Ten Pieces Worth Seeing (Mostly Economics): February 2, 2010

1) Courtesy of Don the Libertarian Democrat, Adam Smith on Financial Regulation:

To restrain private people, it may be said, from receiving in payment the promissory notes of a banker, for any sum whether great or small, when they themselves are willing to receive them, or to restrain a banker from issuing such notes, when all his neighbours are willing to accept of them, is a manifest violation of that natural liberty which it is the proper business of law not to infringe, but to support. Such regulations may, no doubt, be considered as in some respects a violation of natural liberty. But those exertions of the natural liberty of a few individuals, which might endanger the security of the whole society, are, and ought to be, restrained by the laws of all governments, of the most free as well as of the most despotical. The obligation of building party walls, in order to prevent the communication of fire, is a violation of natural liberty exactly of the same kind with the regulations of the banking trade which are here proposed...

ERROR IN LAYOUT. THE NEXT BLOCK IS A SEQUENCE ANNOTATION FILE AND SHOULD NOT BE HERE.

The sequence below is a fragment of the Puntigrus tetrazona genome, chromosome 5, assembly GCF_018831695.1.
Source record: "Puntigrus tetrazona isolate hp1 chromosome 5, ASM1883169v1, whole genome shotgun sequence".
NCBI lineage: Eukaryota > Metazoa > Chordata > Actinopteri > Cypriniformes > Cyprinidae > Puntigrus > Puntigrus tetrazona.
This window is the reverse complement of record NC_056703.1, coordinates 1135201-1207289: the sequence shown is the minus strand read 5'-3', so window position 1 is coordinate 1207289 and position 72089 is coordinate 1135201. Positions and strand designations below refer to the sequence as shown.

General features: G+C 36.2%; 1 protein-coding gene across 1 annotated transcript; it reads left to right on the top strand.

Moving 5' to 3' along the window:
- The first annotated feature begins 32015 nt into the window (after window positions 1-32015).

2) Felix Salmon: How Harper’s was doomed by its paywall:

It would be overly simplistic, but partially accurate, to ascribe the current crisis at Harper’s to the fact that its website is mostly hidden behind a paywall. I can’t even remember when I let my subscription lapse, but the magazine simply isn’t on my radar screen these days: with the exception of its current highly controversial Guantanamo story (which, notably, Harper’s put outside the paywall), pieces from Harper’s simply don’t get talked about.